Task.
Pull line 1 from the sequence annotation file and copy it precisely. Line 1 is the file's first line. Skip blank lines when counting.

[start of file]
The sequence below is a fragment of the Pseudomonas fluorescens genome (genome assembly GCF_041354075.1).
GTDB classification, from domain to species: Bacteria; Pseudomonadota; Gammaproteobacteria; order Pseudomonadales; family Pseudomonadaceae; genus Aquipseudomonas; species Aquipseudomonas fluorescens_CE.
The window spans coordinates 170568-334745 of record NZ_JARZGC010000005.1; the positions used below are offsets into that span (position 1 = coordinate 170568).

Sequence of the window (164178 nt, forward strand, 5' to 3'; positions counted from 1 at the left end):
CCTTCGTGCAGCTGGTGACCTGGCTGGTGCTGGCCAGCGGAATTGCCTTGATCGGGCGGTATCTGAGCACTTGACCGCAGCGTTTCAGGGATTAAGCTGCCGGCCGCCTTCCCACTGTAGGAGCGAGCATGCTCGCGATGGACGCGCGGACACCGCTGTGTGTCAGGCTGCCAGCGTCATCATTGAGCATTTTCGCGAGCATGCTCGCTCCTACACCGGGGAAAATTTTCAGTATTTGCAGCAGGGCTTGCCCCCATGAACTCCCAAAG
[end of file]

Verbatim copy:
The sequence below is a fragment of the Pseudomonas fluorescens genome (genome assembly GCF_041354075.1).